No new adverse events reported for DTaP vaccination

June 4, 2018

(HealthDay)—No new or unexpected safety issues have been identified in association with diphtheria-tetanus-acellular pertussis (DTaP) vaccines in the United States, according to a study published online June 4 in Pediatrics.

Pedro L. Moro, M.D., M.P.H., from the U.S. Centers for Disease Control and Prevention in Atlanta, and colleagues searched the Vaccine Adverse Event Reporting System (VAERS) for U.S. reports of DTaP vaccinations from Jan. 1, 1991, through Dec. 31, 2016. Medical records were reviewed for death reports, and a random sample of non-fatal serious reports.

The researchers found that 50,157 reports were received by VAERS after DTaP vaccination; 87.7 percent reported concomitant administration of other vaccines and 11.2 percent of reports were serious. Vaccination occurred at a median age of 19 months. Injection site erythema, pyrexia, site swelling, erythema, and injection site warmth were the most frequently reported events (25.3, 19.8, 15.0, 11.2, and 9.6 percent, respectively). Using Empirical Bayesian data mining, elevated values for vaccination errors were identified for three of the DTaP vaccines.

"The observed disproportionate reporting for some non-serious vaccination errors calls for better education of providers on the specific indications for each of the DTaP vaccines," the authors write.

Explore further: Efficacy of DTaP, tdap holds despite pertactin deficiency

More information: Abstract/Full Text
Editorial

Related Stories

Efficacy of DTaP, tdap holds despite pertactin deficiency

April 12, 2016
(HealthDay)—Despite an increased proportion of Bordetella pertussis isolates lacking pertactin, vaccine effectiveness (VE) is still high in Vermont for the five-dose diphtheria, tetanus, and acellular pertussis vaccine ...

Timing of DTaP vaccine not tied to food allergies at age one year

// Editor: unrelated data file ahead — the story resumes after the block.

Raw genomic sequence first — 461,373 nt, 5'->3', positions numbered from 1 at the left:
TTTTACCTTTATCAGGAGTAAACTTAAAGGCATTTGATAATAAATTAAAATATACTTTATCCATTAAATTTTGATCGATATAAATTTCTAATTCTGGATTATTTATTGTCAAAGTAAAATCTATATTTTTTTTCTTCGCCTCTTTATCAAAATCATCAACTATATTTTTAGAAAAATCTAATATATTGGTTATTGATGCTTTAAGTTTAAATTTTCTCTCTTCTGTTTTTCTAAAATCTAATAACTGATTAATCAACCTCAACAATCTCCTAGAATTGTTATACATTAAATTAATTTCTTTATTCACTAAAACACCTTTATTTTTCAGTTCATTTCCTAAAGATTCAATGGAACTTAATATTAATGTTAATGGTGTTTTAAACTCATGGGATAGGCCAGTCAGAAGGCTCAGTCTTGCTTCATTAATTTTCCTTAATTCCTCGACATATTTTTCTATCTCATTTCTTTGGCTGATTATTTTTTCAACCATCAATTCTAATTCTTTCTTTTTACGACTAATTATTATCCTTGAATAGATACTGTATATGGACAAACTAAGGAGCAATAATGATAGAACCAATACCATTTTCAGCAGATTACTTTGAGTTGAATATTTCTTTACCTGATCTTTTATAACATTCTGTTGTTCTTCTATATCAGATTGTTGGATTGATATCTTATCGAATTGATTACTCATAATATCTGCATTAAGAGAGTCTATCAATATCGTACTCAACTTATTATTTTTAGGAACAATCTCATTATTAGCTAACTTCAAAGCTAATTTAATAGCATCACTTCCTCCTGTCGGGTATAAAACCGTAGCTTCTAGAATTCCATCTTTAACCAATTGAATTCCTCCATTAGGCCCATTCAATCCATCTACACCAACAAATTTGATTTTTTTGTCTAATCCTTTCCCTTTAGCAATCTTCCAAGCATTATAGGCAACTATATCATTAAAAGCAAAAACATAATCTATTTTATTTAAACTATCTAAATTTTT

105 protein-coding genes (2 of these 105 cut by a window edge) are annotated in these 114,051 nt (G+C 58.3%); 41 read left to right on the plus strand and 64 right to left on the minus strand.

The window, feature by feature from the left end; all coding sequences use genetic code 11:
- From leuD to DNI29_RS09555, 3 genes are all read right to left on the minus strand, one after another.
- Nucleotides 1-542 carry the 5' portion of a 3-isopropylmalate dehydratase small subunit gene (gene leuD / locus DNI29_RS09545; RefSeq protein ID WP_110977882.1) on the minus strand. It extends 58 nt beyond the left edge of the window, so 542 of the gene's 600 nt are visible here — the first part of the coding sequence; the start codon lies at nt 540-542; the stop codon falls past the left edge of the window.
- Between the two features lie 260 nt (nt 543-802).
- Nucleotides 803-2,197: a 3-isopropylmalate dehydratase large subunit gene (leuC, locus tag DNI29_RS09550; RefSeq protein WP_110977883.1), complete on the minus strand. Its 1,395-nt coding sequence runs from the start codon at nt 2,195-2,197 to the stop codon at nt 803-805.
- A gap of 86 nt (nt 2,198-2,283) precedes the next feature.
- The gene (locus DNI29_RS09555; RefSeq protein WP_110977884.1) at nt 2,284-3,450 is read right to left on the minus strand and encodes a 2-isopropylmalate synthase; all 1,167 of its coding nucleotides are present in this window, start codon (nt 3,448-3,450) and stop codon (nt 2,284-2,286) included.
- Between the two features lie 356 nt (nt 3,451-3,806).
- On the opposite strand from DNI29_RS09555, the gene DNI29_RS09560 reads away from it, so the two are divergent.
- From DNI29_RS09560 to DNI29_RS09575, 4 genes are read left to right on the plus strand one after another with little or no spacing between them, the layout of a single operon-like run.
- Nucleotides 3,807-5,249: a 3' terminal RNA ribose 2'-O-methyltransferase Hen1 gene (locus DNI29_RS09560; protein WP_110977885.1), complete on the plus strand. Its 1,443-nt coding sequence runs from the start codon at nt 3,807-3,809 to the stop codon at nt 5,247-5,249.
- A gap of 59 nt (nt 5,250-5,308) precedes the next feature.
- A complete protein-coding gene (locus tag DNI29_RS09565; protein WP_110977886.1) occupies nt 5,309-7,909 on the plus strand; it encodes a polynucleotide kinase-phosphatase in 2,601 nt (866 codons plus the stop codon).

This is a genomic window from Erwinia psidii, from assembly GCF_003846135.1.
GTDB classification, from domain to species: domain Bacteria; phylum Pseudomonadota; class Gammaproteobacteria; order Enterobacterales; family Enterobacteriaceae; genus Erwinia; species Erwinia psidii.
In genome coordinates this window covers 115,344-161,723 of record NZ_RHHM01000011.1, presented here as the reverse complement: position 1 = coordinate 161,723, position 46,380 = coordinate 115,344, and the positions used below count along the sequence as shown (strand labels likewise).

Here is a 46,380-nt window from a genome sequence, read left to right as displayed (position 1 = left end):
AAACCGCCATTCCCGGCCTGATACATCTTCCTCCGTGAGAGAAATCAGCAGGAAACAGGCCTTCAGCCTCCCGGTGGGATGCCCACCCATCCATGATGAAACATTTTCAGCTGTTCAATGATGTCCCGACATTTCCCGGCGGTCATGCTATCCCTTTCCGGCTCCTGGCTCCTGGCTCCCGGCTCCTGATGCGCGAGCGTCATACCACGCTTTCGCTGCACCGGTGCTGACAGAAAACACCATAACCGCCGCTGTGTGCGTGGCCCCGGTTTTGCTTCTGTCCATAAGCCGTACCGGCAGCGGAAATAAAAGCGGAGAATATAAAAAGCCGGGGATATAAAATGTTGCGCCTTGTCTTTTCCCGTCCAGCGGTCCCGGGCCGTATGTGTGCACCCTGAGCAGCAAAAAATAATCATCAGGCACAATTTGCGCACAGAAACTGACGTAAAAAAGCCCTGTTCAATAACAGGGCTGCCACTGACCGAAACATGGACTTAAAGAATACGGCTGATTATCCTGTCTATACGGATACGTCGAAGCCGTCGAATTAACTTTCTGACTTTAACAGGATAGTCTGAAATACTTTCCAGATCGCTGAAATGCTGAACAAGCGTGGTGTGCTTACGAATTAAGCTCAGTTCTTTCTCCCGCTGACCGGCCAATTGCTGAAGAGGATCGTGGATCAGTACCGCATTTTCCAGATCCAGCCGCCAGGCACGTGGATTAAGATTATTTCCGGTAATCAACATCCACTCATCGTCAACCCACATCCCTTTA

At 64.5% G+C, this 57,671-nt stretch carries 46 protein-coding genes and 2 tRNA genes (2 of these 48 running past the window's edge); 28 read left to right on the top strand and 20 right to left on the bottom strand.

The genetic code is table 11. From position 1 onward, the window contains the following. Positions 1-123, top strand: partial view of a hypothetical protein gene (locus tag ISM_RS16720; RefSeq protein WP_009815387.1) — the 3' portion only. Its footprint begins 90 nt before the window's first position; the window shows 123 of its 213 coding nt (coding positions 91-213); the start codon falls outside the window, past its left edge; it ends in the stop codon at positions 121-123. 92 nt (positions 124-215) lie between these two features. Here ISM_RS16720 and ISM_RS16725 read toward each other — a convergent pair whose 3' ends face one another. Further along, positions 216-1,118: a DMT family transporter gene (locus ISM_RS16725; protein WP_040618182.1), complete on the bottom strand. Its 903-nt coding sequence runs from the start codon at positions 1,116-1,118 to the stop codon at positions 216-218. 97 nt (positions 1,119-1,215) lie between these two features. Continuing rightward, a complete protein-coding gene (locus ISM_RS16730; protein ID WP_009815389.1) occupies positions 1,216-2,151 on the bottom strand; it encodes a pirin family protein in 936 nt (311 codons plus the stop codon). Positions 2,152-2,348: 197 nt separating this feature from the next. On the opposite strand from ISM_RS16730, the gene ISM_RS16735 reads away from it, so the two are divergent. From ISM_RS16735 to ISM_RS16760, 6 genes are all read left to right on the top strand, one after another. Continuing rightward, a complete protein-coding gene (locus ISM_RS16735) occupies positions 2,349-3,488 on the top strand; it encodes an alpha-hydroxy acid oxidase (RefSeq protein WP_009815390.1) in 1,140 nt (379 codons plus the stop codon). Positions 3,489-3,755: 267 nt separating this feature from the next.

December 30, 2015
(HealthDay)—Timing of the diphtheria-tetanus-acellular pertussis (DTaP) vaccination is not tied to child food allergies; however, children with delayed DTaP have less eczema, according to a study published online Dec. 28 ...

Protection against whooping cough waned during the five years after fifth dose of DTaP

September 12, 2012
OAKLAND, Calif. − Protection against whooping cough (also called pertussis) waned during the five years after the fifth dose of the combined diphtheria, tetanus, acellular pertussis (DTaP) vaccine, according to researchers ...

Maternal pertussis vaccination reduces risk for newborns by more than 90 percent

April 3, 2017
Among infants of women who received the Tdap pertussis booster vaccine during pregnancy, the risk of contracting pertussis was reduced by an estimated 91 percent during the first two months of life ? the critical period before ...

Researcher says whooping cough vaccines effective, despite outbreaks

November 29, 2012
(Medical Xpress)—Despite recent outbreaks of pertussis (whooping cough)—a highly contagious bacterial disease that is preventable by the current pertussis vaccines—Yale researcher Dr. Eugene Shapiro maintains in an ...

Protecting newborns from pertussis

August 24, 2017
Dear Mayo Clinic: I am four months pregnant and live in an area where there has been a pertussis outbreak. What's the best way to keep my newborn baby safe until he or she can get the vaccine?

Recommended for you

Breastfeeding protects infants from antibiotic-resistant bacteria

October 18, 2018
A recent study completed at the University of Helsinki investigated the amount and quality of antibiotic-resistant bacteria in breast milk and gut of mother-infant pairs. The findings have been published in the journal Nature ...

Inflammation in the womb may explain why some babies are more prone to sepsis after birth

October 9, 2018
Each year 15 million infants are born preterm and face high risks of short- and long-term complications, including sepsis, severe inflammation of the gut, and neurodevelopmental disorders. A new report in the American Journal ...

Dummies not to blame for common speech disorder in kids

October 9, 2018
New University of Sydney research shows bottles, dummies, and thumb sucking in the early years of life do not cause or worsen phonological impairment, the most common type of speech disorder in children.

'Genes are not destiny' when it comes to weight

October 9, 2018
A healthy home environment could help offset children's genetic susceptibilities to obesity, according to new research led by UCL.

Old drug could have new use helping sick premature babies

October 8, 2018
Researchers from The University of Western Australia, King Edward Memorial Hospital and Curtin University are investigating whether an old drug could be used to help very sick premature babies.

Insufficient sleep associated with risky behavior in teens

October 1, 2018
Adolescents require 8-10 hours of sleep at night for optimal health, according to sleep experts, yet more than 70 percent of high school students get less than that. Previous studies have demonstrated that insufficient sleep ...

0 comments

Please sign in to add a comment. Registration is free, and takes less than a minute. Read more

Click here to reset your password.
Sign in to get notified via email when new comments are made.